Internet browsers are prone to getting compromised. It can happen by opening an infected e-mail to viewing a malicious ad on a web page. But knowing how to get your browser back to normal is the key. Here's how to clean up and reset Google Chrome.
Of the top three (3) browsers out there, Google Chrome is by far the most popular. One of the main reasons is that it needs to be installed to use some of Google features, like Google Earth. And since it is the most popular, it is also the biggest target for adware and malware. In fact, in the past the Chrome web store has gotten compromised with infected apps. Google is now scrutinizing the Chrome extensions harder than ever because of it. So knowing how to clean up and reset Chrome comes in really handy.
Cleaning up and resetting Chrome
Google has made resetting the Chrome browser fairly simple. Just open Chrome and click on the Customize button in the upper right-hand corner (it looks like three (3) horizontal bars).
Go down and left-click on Settings, which will bring up a new tab with all of the user configurable settings. On the left-hand column you will find four (4) links; History, Extensions, Settings and About.
The History page inside of Google Chrome
Clicking on the History link brings up the History page where you can clear the browsing data. You have two (2) options on this page; you can remove all of the browsing data by clicking on the Clear browsing data ... button or you can select the individually items on the list that appears and then click on the Remove selected items button.
The clear browsing data windows inside of Google Chrome
When you click on the Clear browsing data ... button, a window appears with the different items that you can remove. On top of the window is an option to choose the time frame in which you want to delete the data, from the past hour to when you first installed Chrome. These items include browsing and download history, cookies, cached images / files, passwords, autofill form data, hosted app data and content licenses. Remember that once an item has been deleted, you cannot get it or them back (like passwords), so choose wisely. When it doubt, just remove the default items (browsing and download history, cookies, cached images / files).
The second link down is Extensions. This where you will find all of the installed apps that run inside of Chrome. These extend the functionality and usefulness of Chrome. This also where you'll normally find malicious apps have installed themselves without your knowledge (usually in kiosk mode). It's here that you can either enable, disable or remove them from Chrome. If you're not sure about an extension, you can always disable it to find out what it did or didn't do inside of Chrome. And when you're sure you don't need it or you don't remember installing it, just select the little trash can on the right of the extension to permanently remove it. If you accidentally remove an extension and want it back, you will have to go through the process of reinstalling it, so be careful.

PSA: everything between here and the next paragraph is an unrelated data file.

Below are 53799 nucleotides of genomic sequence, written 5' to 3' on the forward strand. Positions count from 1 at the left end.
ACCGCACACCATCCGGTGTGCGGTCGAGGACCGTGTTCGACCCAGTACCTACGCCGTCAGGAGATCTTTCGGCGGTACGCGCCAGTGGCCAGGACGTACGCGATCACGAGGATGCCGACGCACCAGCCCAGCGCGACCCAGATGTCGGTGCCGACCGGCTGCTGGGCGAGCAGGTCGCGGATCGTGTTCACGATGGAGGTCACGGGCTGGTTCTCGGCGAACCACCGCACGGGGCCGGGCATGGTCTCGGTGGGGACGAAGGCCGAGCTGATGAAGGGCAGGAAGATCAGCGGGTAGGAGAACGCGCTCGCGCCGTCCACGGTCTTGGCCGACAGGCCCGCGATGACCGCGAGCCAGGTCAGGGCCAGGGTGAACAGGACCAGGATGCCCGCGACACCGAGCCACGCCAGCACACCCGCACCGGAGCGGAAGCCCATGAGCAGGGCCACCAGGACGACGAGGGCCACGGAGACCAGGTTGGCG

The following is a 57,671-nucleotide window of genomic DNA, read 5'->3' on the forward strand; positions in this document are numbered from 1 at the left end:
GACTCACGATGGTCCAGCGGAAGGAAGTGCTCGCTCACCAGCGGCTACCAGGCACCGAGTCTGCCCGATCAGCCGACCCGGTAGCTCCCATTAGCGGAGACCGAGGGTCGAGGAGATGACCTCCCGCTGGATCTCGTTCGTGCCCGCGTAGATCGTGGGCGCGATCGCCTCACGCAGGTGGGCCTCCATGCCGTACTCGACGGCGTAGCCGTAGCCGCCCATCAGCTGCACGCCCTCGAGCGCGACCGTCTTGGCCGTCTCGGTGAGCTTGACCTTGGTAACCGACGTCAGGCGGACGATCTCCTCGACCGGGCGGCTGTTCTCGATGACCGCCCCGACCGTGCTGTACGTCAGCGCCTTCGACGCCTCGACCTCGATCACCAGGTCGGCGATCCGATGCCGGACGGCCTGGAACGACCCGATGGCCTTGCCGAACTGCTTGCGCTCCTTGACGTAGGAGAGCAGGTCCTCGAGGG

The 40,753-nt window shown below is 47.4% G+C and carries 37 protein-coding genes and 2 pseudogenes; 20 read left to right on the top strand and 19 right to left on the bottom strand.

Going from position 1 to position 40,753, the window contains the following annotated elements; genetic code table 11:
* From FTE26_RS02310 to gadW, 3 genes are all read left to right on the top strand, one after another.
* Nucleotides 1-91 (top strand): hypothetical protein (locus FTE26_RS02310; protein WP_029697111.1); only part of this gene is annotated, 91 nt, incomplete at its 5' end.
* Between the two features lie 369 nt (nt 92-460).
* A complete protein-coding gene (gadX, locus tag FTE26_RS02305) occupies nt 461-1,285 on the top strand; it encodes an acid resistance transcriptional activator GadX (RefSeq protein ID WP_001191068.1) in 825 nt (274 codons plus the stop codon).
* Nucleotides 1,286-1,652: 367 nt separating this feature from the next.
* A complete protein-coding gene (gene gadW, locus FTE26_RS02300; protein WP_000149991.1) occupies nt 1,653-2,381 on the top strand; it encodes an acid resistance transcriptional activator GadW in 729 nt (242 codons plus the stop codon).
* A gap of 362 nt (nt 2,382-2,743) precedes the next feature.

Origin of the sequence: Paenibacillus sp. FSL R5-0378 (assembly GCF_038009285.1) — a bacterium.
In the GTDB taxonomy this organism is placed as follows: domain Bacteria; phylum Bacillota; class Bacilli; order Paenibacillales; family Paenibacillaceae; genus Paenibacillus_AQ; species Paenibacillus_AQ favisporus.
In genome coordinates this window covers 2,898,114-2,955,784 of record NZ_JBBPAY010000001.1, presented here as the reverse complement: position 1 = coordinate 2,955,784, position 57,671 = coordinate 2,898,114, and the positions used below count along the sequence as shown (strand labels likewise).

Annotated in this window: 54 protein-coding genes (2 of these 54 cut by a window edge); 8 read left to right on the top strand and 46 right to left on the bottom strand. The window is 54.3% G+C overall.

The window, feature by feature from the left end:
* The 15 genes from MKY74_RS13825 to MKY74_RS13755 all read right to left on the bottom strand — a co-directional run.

One of the extension options is Allow in incognito for private browsing. Chrome has the ability to run is what is called Incognito mode, where it does not save any record of where you have been or what you may have downloaded. If an extension has the option to select Allow in incognito mode, it can be enabled for it. If you use incognito mode, I would defiantly recommend enabling any type of virus, adware or malware application extension.
The third link down is Settings. When you click on it, it brings up almost all of the user configurable settings. If you have used a program like AdwCleaner to clean up your system, there may be a warning about your user data being corrupted by another program and that Chrome has had to reset your user settings back to default. This is normal behavior when you use a browser cleaning program outside of Chrome to clean up an infection. What I do when this happens is just scroll down the tab and click Advanced settings, then go all the way down to the bottom and click on Reset settings and do a full reset.